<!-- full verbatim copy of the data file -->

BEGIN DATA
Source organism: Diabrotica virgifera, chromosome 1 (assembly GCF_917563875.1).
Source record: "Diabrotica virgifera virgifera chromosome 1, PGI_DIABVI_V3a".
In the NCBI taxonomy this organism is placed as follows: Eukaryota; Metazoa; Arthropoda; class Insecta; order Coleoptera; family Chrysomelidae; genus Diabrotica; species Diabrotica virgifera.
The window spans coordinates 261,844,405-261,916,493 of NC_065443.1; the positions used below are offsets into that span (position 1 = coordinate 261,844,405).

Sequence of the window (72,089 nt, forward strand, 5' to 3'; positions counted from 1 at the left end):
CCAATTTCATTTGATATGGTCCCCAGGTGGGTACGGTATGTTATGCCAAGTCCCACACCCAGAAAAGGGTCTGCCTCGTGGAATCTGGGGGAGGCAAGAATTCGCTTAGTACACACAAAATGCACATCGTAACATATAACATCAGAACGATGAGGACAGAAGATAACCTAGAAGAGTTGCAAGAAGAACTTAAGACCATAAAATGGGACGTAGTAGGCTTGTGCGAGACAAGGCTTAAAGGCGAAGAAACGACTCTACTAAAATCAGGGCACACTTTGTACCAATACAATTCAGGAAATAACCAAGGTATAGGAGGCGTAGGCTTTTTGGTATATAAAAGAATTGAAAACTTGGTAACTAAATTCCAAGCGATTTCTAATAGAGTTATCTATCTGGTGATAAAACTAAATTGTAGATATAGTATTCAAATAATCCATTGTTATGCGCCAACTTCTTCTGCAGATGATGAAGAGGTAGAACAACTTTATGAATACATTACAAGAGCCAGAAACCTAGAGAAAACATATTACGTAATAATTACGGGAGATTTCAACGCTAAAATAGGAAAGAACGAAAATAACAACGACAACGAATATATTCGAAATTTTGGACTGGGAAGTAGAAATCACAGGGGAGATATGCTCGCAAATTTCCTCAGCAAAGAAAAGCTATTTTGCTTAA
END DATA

Source organism: Diabrotica virgifera, chromosome 1 (assembly GCF_917563875.1).
Source record: "Diabrotica virgifera virgifera chromosome 1, PGI_DIABVI_V3a".
In the NCBI taxonomy this organism is placed as follows: Eukaryota; Metazoa; Arthropoda; class Insecta; order Coleoptera; family Chrysomelidae; genus Diabrotica; species Diabrotica virgifera.
The window spans coordinates 261,844,405-261,916,493 of NC_065443.1; the positions used below are offsets into that span (position 1 = coordinate 261,844,405).

Sequence of the window (72,089 nt, forward strand, 5' to 3'; positions counted from 1 at the left end):
CCAATTTCATTTGATATGGTCCCCAGGTGGGTACGGTATGTTATGCCAAGTCCCACACCCAGAAAAGGGTCTGCCTCGTGGAATCTGGGGGAGGCAAGAATTCGCTTAGTACACACAAAATGCACATCGTAACATATAACATCAGAACGATGAGGACAGAAGATAACCTAGAAGAGTTGCAAGAAGAACTTAAGACCATAAAATGGGACGTAGTAGGCTTGTGCGAGACAAGGCTTAAAGGCGAAGAAACGACTCTACTAAAATCAGGGCACACTTTGTACCAATACAATTCAGGAAATAACCAAGGTATAGGAGGCGTAGGCTTTTTGGTATATAAAAGAATTGAAAACTTGGTAACTAAATTCCAAGCGATTTCTAATAGAGTTATCTATCTGGTGATAAAACTAAATTGTAGATATAGTATTCAAATAATCCATTGTTATGCGCCAACTTCTTCTGCAGATGATGAAGAGGTAGAACAACTTTATGAATACATTACAAGAGCCAGAAACCTAGAGAAAACATATTACGTAATAATTACGGGAGATTTCAACGCTAAAATAGGAAAGAACGAAAATAACAACGACAACGAATATATTCGAAATTTTGGACTGGGAAGTAGAAATCACAGGGGAGATATGCTCGCAAATTTCCTCAGCAAAGAAAAGCTATTTTGCTTAA